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IOTM – Dr. Mark Reiss

JANUARY 2012: Dr. Mark Reiss, a 77-year-old retired physician and renowned concert pianist, is a dedicated intactivist who has made a special contribution within the American Jewish community. Back in the 1990s, Mark was mostly unaware of the many harms of circumcision, though he does still remember an article from a 1965 edition of the Journal of the American Medical Association. Written by William Keith Morgan, M.D., “The Rape of the Phallus” questioned the pre-existing bias from the author’s Jewish experience and the medical mythology of the 1950s—”the dark ages with regards to knowledge of the anatomy and physiology of the foreskin,” says Mark.

Mark has been an active proponent of keeping baby boys intact since 1999. He has written many letters to the editor, published papers (such as “My Painful Journey: A Retired Jewish Physician’s Acknowledgment of Circumcision Trauma Leads Him to Activism”), spoken at conferences, and recorded YouTube videos that have helped thousands of families thinking about whether or not to circumcise their sons.

As part of his research into the history of ritual circumcision, Mark began to look at the practice in the Jewish community and came to realize that circumcision is not an identity issue. “You do not need to be circumcised to be Jewish,” he says, “any more than you need to observe many other Jewish laws. The bottom line is this: if your mother is Jewish, you are Jewish, period. Increasing numbers of intact boys are going to religious school, having bar mitzvahs, and taking their place as young adults in the Jewish community. As a Jewish grandfather, I want to assure young couples about to bring a child into the world, that there are other members of the Jewish ‘older’ generation, including other Jewish physicians, and even some rabbis, who feel as I do. If your heart and instincts tell you to leave your son intact, listen!”Dr. Mark Reiss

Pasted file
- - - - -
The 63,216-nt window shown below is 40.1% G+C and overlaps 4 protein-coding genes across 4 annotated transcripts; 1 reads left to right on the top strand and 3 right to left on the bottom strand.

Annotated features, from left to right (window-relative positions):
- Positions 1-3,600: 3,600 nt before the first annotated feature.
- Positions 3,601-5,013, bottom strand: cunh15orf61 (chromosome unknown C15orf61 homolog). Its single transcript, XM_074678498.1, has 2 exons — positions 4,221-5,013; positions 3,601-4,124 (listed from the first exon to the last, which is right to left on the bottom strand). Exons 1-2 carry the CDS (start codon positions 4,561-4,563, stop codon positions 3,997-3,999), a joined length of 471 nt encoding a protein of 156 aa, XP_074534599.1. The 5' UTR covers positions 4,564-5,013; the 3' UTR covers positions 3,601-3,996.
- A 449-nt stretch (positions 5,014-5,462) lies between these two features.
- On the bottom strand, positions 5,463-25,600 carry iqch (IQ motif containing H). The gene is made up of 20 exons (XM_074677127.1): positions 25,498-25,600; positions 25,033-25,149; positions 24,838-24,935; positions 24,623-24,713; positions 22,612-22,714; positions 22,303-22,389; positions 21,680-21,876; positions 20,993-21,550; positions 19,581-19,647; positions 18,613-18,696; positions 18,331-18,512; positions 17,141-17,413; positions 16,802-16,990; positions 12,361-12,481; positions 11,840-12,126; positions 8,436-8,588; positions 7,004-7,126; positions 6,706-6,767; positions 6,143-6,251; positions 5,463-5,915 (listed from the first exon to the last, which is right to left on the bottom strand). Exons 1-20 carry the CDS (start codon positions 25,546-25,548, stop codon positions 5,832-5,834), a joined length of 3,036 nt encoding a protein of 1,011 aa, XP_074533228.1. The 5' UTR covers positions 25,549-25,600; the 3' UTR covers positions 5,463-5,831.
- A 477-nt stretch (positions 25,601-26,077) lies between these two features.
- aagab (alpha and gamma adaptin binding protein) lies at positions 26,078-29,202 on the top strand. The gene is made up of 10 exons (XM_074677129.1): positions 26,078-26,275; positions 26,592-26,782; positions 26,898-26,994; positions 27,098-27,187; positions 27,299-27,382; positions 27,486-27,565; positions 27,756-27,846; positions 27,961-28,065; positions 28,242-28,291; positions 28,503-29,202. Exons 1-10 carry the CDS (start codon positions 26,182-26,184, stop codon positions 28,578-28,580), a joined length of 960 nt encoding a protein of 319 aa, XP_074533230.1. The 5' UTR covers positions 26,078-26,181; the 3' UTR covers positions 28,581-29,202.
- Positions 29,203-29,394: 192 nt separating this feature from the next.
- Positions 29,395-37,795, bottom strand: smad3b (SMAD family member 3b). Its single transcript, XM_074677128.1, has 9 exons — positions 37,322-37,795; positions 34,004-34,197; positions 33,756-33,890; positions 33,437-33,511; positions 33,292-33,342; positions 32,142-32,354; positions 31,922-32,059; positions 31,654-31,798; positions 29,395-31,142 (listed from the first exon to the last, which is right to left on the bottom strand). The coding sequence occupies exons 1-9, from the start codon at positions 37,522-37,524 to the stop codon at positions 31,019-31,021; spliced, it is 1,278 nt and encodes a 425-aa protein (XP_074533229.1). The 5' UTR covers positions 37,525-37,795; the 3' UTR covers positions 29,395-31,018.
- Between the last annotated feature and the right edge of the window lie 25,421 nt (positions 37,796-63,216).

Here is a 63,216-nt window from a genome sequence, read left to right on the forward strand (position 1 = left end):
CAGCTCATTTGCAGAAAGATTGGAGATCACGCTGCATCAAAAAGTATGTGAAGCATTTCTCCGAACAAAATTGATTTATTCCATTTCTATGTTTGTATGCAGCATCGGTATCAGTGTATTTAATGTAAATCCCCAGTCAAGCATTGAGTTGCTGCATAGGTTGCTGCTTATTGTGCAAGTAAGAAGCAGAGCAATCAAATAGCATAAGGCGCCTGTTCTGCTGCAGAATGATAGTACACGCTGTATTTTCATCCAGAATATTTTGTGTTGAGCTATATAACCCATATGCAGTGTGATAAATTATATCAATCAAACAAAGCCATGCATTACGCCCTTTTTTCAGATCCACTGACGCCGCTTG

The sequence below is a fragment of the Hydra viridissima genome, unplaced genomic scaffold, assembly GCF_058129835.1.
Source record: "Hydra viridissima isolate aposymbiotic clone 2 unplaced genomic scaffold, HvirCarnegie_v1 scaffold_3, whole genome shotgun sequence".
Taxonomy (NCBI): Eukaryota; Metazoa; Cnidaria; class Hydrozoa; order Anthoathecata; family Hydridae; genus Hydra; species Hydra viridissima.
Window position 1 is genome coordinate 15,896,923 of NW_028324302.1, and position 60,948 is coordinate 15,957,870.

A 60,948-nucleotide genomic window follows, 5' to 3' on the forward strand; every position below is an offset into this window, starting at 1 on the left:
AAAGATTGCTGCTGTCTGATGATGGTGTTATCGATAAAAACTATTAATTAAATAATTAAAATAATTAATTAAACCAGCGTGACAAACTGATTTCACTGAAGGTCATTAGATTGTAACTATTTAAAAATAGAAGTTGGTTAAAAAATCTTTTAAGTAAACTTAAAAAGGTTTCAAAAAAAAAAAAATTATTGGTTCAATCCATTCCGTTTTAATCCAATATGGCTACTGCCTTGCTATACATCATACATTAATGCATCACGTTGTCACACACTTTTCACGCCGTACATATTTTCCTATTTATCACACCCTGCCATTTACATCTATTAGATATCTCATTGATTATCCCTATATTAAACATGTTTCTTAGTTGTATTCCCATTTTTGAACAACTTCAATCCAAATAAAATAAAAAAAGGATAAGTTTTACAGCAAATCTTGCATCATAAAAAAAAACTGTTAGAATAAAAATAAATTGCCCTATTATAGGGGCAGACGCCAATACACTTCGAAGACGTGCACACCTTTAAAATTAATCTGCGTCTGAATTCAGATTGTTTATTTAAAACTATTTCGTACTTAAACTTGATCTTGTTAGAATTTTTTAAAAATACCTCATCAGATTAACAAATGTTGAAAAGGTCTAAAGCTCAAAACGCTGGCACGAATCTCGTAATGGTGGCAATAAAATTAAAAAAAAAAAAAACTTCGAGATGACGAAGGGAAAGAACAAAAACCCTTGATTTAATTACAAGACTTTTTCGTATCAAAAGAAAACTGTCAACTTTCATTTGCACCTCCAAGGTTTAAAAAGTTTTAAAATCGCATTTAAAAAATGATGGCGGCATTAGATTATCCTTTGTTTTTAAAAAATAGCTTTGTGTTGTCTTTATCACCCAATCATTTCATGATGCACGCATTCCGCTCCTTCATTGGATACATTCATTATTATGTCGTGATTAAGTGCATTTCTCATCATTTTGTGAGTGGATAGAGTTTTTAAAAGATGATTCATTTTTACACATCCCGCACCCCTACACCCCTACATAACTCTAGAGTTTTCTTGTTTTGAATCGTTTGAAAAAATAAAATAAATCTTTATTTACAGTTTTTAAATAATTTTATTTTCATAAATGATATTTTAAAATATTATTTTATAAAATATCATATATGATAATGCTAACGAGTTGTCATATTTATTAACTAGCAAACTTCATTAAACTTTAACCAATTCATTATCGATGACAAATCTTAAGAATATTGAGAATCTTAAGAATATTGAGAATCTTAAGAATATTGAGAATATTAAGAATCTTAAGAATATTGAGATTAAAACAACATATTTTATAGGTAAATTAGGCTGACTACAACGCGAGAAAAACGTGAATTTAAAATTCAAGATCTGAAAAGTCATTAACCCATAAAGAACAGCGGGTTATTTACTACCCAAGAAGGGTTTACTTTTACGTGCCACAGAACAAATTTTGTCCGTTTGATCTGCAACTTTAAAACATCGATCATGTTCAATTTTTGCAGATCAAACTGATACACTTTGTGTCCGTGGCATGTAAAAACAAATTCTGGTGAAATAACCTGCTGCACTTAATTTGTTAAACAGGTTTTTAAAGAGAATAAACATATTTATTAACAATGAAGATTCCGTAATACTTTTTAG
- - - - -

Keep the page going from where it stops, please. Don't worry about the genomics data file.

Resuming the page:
One of Mark’s most significant contributions has been the creation of a database of “Celebrants of Brit Shalom”—rabbis and other lay Jewish leaders who are willing and able to officiate at non-cutting naming ceremonies for baby boys. These celebrants are helping the growing minority of Jewish families who want to discard the traditional “Bris” for a more peaceful and non-traumatic way of ushering their baby boys into the covenant of Judaism.

Mark is a member of Intact America’s Board of Health Professionals, as well as serving as Vice President of Doctors Opposing Circumcision.

With regard to Intact America, Mark says, “Georganne Chapin has moved the organized genital integrity movement to new levels, bringing all of us into a more focused mode to deal with our primary mission, to stop newborn circumcision within the United States, and by extension, internationally. I am now feeling optimistic that the tide is changing in our favor, and we owe a deep sense of gratitude to Intact America for taking a major role in this change.”

“Dr. Mark Reiss is a unique and wonderful individual,” says Georganne Chapin, Executive Director of Intact America. “He is a physician, an athlete, an accomplished pianist, a devout family man, a dedicated member of his San Francisco synagogue, and a committed intactivist. Mark’s life and actions reaffirm that being faithful does not depend on blind adherence to antiquated, harmful rituals. Intact America is proud to count Mark Reiss among our supporters.”